Question on Photography of our flowering bulbs

Jane McGary
Wed, 07 Jan 2009 12:40:23 PST
Because I deal with a lot of plant photos in the journal and books I 
edit, I think I can advise Justin although I'm not a professional 
photographer myself.

He wrote:

>My brother has set me up with items needed to take macro pics of any 
>flowers that I will eventually get.

Often macro photos are not as useful for publication as photos that 
show more than just the flower. Macros can be very artistic, but 
readers tend to like photos that also show the leaves and some 
background so they get an idea of what the plant may look like in the 
garden or in nature.

>I was wondering about what everyone things is the ethical limit (if 
>there is one) as to what one has to do to "clean up" the flowers for photos.

You should always remove debris that is impeding the view of the 
plant, provided you can do so without damaging other valuable plants 
or damaging the object itself. A blade of grass may not look to you 
like an obstacle when you see it in reality, but when it shows up in 
the photo, it will make the difference between a prize-winning or 
publishable photo and one that the editor sadly rejects.

Another problem that often occurs with garden photos is that the 
photographer doesn't consider what's in the background. It may be an 
unattractive building (or even a perfectly normal-looking house), 
cars, power lines, the kids' wading pool, and so on. You should 
always try to keep unrelated and manufactured objects out of your 
plant photos, unless they are ornamental and integral to the garden. 
If photographing a plant at the roadside, keep the road out of the frame.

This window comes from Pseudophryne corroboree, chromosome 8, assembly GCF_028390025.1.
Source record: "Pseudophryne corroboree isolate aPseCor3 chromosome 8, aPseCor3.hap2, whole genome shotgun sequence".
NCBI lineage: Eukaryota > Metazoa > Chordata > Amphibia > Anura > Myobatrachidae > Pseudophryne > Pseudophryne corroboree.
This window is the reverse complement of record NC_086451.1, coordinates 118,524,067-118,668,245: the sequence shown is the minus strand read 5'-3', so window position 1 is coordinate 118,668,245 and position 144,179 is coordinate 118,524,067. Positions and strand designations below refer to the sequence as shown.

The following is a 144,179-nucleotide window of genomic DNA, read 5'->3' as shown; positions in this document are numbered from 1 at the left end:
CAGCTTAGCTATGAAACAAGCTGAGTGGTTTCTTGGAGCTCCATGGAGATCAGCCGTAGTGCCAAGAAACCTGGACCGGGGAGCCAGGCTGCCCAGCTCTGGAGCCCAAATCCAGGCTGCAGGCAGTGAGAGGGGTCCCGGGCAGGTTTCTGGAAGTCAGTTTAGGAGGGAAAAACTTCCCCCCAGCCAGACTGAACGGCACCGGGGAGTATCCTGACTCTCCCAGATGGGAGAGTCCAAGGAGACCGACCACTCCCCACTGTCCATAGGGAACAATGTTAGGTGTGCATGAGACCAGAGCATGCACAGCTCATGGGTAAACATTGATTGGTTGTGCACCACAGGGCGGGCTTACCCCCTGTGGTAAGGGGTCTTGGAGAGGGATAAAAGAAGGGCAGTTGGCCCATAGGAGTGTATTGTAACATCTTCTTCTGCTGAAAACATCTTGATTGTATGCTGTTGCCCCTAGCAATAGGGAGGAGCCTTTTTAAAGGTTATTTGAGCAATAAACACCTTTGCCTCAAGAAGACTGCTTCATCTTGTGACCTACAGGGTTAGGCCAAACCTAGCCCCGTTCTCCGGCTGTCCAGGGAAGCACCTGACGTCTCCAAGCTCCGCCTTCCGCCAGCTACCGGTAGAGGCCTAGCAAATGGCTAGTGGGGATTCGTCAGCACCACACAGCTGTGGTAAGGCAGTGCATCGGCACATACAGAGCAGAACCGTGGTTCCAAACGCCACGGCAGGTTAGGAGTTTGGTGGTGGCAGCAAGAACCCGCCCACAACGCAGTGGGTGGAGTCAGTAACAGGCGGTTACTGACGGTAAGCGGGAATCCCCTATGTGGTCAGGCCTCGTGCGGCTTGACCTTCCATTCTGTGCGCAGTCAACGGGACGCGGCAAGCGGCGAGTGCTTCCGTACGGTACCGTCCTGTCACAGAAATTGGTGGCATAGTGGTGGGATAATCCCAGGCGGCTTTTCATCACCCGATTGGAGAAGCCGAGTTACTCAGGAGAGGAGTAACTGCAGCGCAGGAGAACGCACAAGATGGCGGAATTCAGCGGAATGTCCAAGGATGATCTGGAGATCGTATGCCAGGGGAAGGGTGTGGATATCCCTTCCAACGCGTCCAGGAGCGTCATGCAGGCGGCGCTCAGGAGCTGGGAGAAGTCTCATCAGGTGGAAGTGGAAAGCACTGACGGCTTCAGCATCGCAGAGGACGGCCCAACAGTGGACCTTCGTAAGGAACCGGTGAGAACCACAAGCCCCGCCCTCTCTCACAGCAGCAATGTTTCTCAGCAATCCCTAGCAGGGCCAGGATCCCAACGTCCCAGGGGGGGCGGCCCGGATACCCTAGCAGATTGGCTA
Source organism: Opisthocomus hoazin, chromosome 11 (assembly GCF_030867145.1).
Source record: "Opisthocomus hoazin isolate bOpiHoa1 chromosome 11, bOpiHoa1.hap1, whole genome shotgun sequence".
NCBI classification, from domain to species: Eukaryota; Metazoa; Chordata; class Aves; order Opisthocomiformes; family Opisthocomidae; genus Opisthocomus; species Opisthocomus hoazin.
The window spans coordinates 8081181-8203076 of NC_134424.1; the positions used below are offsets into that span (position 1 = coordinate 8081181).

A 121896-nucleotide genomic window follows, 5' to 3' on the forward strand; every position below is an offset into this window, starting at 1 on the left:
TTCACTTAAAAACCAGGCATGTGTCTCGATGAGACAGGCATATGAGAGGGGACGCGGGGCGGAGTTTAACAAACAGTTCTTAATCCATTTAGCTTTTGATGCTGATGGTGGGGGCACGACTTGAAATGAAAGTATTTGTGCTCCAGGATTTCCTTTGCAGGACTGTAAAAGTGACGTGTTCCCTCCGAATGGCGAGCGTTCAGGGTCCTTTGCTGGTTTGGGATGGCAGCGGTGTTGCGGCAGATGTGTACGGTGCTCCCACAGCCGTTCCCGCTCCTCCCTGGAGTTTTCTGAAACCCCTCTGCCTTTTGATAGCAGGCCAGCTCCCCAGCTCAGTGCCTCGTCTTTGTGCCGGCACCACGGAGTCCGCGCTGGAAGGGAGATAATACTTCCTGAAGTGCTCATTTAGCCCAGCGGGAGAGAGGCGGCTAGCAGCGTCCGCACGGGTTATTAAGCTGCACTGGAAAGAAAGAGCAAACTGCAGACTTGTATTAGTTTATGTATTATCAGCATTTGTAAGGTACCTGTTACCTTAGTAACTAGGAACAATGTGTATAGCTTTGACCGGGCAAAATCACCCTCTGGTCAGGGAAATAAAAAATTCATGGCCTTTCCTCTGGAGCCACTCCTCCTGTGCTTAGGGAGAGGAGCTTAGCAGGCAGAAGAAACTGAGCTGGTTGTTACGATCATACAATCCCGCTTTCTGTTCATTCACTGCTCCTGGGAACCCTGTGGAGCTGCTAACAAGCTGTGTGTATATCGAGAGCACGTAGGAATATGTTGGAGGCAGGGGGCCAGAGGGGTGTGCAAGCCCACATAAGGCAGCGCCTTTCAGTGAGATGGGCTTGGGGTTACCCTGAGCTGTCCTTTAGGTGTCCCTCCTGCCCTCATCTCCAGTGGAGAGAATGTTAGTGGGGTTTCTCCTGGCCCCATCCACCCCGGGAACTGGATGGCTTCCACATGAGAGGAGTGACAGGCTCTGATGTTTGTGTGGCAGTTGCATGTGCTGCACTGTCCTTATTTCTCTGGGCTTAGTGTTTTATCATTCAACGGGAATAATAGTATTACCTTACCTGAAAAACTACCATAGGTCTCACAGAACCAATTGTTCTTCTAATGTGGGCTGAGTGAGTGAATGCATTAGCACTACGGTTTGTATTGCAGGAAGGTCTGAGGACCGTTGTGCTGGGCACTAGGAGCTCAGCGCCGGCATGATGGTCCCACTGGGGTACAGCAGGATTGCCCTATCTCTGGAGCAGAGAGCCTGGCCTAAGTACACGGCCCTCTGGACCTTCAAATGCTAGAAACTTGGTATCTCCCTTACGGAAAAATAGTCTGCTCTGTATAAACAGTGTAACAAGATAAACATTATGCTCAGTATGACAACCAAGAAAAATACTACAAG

Another thing that bothers me is getting a digital photo that has 
been color-enhanced so that the flower appears to be a color that it 
never displays in nature. You see this in commercial catalogs a lot 
(crocuses the color of Tecophilaea cyanocrocus, e.g.), but a reader 
or editor who has seen the actual plant will know what you've been up to.

When I photograph plants in pots, I sometimes lift the pots and then 
sink them in a sand pile near my bulb frames so they will be isolated 
and look more like they're in the ground. You can improve the 
lighting this way too. Professional plant photographers use big 
reflectors to improve the lighting.

I run an annual photo contest for the Rock Garden Quarterly, with 
different judges from year to year, and the different people tend to 
have varying standards and pet peeves. However, it has given me some 
perspective on what works and what doesn't, and has also improved my 
own very amateur photography. (The digital SLR is what improved it 
the most, though.)

Jane McGary

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